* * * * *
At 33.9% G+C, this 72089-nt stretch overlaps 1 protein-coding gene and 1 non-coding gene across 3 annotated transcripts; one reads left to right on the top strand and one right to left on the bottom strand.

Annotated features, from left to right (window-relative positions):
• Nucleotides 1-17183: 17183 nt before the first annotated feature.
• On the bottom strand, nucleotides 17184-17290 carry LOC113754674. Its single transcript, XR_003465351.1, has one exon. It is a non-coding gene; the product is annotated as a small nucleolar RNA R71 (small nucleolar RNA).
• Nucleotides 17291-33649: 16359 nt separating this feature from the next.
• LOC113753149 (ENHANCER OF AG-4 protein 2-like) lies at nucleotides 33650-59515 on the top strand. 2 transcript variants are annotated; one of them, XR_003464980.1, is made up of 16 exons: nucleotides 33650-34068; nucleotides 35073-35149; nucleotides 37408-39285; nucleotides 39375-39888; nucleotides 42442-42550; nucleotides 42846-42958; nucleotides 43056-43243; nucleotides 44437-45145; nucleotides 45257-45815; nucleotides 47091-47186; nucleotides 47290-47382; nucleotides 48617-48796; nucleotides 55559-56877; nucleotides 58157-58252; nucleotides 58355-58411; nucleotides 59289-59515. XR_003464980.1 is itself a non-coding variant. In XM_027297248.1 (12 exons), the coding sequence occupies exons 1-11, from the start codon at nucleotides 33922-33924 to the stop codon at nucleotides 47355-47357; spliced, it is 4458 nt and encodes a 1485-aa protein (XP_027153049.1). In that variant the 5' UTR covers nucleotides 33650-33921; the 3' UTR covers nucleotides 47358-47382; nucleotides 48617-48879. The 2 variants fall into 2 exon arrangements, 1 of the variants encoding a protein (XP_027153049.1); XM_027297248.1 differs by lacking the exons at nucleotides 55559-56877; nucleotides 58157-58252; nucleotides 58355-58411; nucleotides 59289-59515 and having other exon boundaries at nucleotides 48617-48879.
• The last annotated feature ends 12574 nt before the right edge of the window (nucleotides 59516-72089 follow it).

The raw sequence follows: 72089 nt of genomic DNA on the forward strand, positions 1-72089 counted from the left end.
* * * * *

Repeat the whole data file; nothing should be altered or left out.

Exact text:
At 33.9% G+C, this 72089-nt stretch overlaps 1 protein-coding gene and 1 non-coding gene across 3 annotated transcripts; one reads left to right on the top strand and one right to left on the bottom strand.

Annotated features, from left to right (window-relative positions):
• Nucleotides 1-17183: 17183 nt before the first annotated feature.
• On the bottom strand, nucleotides 17184-17290 carry LOC113754674. Its single transcript, XR_003465351.1, has one exon. It is a non-coding gene; the product is annotated as a small nucleolar RNA R71 (small nucleolar RNA).
• Nucleotides 17291-33649: 16359 nt separating this feature from the next.
• LOC113753149 (ENHANCER OF AG-4 protein 2-like) lies at nucleotides 33650-59515 on the top strand. 2 transcript variants are annotated; one of them, XR_003464980.1, is made up of 16 exons: nucleotides 33650-34068; nucleotides 35073-35149; nucleotides 37408-39285; nucleotides 39375-39888; nucleotides 42442-42550; nucleotides 42846-42958; nucleotides 43056-43243; nucleotides 44437-45145; nucleotides 45257-45815; nucleotides 47091-47186; nucleotides 47290-47382; nucleotides 48617-48796; nucleotides 55559-56877; nucleotides 58157-58252; nucleotides 58355-58411; nucleotides 59289-59515. XR_003464980.1 is itself a non-coding variant. In XM_027297248.1 (12 exons), the coding sequence occupies exons 1-11, from the start codon at nucleotides 33922-33924 to the stop codon at nucleotides 47355-47357; spliced, it is 4458 nt and encodes a 1485-aa protein (XP_027153049.1). In that variant the 5' UTR covers nucleotides 33650-33921; the 3' UTR covers nucleotides 47358-47382; nucleotides 48617-48879. The 2 variants fall into 2 exon arrangements, 1 of the variants encoding a protein (XP_027153049.1); XM_027297248.1 differs by lacking the exons at nucleotides 55559-56877; nucleotides 58157-58252; nucleotides 58355-58411; nucleotides 59289-59515 and having other exon boundaries at nucleotides 48617-48879.
• The last annotated feature ends 12574 nt before the right edge of the window (nucleotides 59516-72089 follow it).

The raw sequence follows: 72089 nt of genomic DNA on the forward strand, positions 1-72089 counted from the left end.